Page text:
At free safety, Charles Godfrey is slated to be the starter in 2015, but he’s on a one-year deal. Looking over the list of next year’s free agents at that position, it’s probably likely that it will instead be draft priority since no obvious home runs jump out.
The same could be said about middle linebacker if one assumes Wagner is off the market by 2016. There, the Falcons currently have Paul Worrilow. Worrilow might be having a terrific offseason, but it’s going to have to translate onto the field. If it does, then the team’s need at the position lessens and will likely be looking to draft depth than making a splash in free agency.
Jarrett and Hageman’s Roles Up Front Aren’t Set in Stone
But the rest of the defensive line tells a different story. With Beasley manning the LEO spot and Grady Jarrett and Ra’Shede Hageman potentially manning two more spots along the defensive line, there’s clearly a need for the Falcons to add a fourth player up front. What exactly the Falcons are looking for will depend heavily on the performances of those three young players in 2015.
Jarrett likely will immediately carve out a role as a sub-package player, likely supplanting starting nose tackle Paul Soliai on passing downs. He’ll likely play beside Jonathan Babineaux on passing downs and likely be groomed to replace him down the road as the team’s three-technique defensive tackle. But Jarrett also has a build similar to Seattle’s Brandon Mebane, thus it’s possible that the Falcons might groom him instead to be Soliai’s long-term replace as the one-technique nose tackle within the scheme. Which direction the Falcons are leaning will only be borne out based off Jarrett’s performance in 2015. But for the time being, let’s assume that Jarrett is penciled in as Babineaux’s heir apparent.
Hageman also has the potential to man two spots in the team’s scheme. He could easily be seen as an interior player alongside Jarrett long-term, but might also be destined to play that run-stuffing five-technique defensive end spot that Red Bryant played so effectively in Seattle. Hageman played across the defensive line at the University of Minnesota, but from what I saw, he was most effective when utilized in that five-technique. Hageman played mostly inside for the Falcons last year, playing a role more comparable to a three-technique and certainly flashed potential as the 2014 season wore on.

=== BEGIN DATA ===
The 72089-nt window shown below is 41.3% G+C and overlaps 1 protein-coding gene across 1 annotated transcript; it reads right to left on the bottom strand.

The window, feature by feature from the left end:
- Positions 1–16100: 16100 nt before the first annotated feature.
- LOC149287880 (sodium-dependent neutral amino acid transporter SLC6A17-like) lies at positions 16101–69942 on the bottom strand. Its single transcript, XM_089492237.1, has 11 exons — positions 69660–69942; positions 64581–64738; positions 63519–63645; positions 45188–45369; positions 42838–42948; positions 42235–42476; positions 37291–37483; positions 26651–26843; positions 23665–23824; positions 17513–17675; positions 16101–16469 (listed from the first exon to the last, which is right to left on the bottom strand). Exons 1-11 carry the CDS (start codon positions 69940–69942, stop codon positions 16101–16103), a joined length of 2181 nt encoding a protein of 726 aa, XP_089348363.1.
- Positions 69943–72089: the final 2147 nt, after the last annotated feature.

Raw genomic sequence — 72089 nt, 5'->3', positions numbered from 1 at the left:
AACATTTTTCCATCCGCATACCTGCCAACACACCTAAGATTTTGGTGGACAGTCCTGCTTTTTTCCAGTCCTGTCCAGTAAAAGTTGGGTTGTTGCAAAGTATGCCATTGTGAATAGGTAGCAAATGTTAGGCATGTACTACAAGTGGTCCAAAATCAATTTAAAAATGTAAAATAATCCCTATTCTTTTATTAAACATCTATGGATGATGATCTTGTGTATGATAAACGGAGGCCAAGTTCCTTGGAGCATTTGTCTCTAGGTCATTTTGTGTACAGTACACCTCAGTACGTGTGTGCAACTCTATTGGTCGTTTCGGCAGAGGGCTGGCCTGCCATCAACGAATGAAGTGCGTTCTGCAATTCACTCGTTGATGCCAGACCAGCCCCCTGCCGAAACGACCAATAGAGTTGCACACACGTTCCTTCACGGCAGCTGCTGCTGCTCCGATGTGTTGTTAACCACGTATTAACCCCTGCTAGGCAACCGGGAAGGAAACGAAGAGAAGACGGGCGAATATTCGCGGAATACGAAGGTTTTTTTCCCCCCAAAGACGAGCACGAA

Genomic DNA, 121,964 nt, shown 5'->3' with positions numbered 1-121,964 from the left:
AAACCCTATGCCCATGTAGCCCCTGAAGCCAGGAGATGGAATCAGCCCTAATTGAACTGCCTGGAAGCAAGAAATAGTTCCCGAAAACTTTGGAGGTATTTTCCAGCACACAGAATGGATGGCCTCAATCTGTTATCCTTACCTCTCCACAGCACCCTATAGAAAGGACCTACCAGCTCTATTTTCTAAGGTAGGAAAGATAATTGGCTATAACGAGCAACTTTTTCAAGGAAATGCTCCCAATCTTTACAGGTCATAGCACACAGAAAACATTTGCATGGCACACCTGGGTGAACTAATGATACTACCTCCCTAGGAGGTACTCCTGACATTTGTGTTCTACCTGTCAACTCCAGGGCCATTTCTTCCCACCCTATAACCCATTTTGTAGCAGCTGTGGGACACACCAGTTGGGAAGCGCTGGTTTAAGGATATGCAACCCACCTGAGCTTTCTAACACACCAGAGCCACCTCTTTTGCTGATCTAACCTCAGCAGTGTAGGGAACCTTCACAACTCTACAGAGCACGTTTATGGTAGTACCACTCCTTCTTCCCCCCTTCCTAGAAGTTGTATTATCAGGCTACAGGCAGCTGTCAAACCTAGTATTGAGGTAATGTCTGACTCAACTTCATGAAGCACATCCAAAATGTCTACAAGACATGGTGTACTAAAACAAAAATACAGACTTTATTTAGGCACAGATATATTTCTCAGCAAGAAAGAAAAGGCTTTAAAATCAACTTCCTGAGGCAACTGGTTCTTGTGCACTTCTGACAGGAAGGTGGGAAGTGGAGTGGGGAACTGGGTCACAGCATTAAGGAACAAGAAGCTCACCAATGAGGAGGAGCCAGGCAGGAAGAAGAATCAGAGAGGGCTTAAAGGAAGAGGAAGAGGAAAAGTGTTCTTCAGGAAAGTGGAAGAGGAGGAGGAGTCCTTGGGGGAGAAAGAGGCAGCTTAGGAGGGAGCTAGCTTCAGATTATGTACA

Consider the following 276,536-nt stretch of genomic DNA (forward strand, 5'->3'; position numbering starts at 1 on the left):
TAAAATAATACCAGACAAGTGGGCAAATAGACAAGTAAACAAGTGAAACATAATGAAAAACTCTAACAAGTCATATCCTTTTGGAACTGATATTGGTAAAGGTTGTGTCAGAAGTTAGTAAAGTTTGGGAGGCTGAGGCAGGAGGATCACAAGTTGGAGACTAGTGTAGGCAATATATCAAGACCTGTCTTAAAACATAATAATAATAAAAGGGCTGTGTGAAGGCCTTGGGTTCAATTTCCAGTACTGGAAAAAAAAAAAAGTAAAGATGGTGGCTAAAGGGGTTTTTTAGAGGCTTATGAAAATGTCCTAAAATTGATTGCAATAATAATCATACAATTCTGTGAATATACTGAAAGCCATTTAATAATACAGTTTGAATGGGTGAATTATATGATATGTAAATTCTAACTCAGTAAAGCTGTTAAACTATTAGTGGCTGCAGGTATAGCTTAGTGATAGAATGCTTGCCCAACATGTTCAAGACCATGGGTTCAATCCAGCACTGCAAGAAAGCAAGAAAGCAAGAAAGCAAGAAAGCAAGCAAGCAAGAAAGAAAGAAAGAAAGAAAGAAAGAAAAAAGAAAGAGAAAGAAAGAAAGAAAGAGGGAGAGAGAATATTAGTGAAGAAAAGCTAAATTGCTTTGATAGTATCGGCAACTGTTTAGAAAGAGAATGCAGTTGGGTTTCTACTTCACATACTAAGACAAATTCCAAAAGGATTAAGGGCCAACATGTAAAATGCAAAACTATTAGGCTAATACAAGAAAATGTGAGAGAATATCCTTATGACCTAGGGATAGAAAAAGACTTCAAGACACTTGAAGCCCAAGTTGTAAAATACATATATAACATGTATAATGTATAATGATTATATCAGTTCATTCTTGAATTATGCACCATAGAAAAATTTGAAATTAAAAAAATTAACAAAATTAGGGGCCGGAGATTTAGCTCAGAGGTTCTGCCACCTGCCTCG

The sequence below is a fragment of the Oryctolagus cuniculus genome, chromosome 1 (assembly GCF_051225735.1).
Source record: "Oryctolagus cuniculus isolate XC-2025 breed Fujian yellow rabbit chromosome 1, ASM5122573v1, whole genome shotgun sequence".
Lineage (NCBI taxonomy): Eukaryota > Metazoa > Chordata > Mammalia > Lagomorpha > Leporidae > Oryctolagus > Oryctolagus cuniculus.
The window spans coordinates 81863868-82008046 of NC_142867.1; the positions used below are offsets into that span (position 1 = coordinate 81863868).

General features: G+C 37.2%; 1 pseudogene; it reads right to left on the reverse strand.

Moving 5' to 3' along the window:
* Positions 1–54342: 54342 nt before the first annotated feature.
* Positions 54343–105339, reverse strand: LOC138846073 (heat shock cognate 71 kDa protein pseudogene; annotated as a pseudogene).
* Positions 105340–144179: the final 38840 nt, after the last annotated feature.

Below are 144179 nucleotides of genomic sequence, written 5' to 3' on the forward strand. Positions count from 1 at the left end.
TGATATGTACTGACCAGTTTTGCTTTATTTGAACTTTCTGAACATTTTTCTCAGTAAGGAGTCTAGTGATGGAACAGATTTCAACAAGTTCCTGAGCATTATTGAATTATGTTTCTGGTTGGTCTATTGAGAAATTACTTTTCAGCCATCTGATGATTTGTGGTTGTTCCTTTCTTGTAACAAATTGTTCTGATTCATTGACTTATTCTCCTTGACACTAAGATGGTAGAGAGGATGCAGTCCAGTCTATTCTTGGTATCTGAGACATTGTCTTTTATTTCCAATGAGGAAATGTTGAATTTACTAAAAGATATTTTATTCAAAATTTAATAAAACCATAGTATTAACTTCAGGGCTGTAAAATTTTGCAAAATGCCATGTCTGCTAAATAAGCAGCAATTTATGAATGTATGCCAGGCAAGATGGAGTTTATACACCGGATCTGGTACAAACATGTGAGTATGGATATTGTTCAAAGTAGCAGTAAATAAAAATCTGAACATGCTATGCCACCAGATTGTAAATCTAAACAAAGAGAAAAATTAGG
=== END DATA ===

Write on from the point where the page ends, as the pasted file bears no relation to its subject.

If Hageman is seen as more as that run-stuffing defensive end in the mold of Bryant, then finding someone that can supplant him on the edge on passing downs like Irvin might be a bigger goal. However if Hageman sticks inside, then finding someone that can be that every-down defensive end on the left side will be the priority.
A team can never have enough pass-rushers and there’s a considerable number of potential free-agent options for the Falcons next offseason. While Irvin would certainly upgrade the Falcons pass rush, he’s not alone in that regard. If the Falcons are looking for a player like Bennett that can play both inside and outside, then they could look at players like Tyrone Crawford, Jason Jones, Robert Ayers and Cameron Jordan.
If the Falcons are looking for another interior pass-rusher that can help collapse the middle of the defense alongside Jarrett, then someone like Green Bay’s Mike Daniels shoots to the top of the list. Even Mebane hits the open market and could be a considerable upgrade over Soliai for the Falcons.
Irvin’s Path to Atlanta Might Mimic Nick Fairley’s Path to St. Louis
All this is not meant to suggest that the Falcons won’t look at Irvin at next year, but merely indicating that it’s not the sort of slam dunk that at first glance it appears to be. Irvin certainly can find a role with the Falcons and offers a potential upgrade to current players on the roster, but the point is that probably won’t be seen as a huge priority for the Falcons defense next year.
I won’t rule out the possibility that Irvin makes a successful homecoming a year from now, but it’s likely dependent on him being willing to sign a below-market deal. Essentially, Irvin’s best chance for landing in Atlanta is if he’s seen as the Nick Fairley of next offseason. Fairley was a player that also had his fifth-year option rejected by his own team, the Detroit Lions, and ultimately settled on a one-year, $5 million contract to sign with the St. Louis Rams this past offseason.
Fairley joined a Rams team that was already deep at defensive tackle with Aaron Donald and Michael Brockers on the roster. Fairley is likely destined to be a role player and probably will play less than half the snaps this year.
Irvin wants to play in Atlanta next year, but I’m sure that he also wants to get paid as much money as possible and those two desires may prove mutually exclusive next year.
But if Irvin is willing to settle on a modest short-term deal comparable to Fairley this past year or Avril and Bennett two years ago, then there remains a decent chance that he could be donning the red and black a year from now.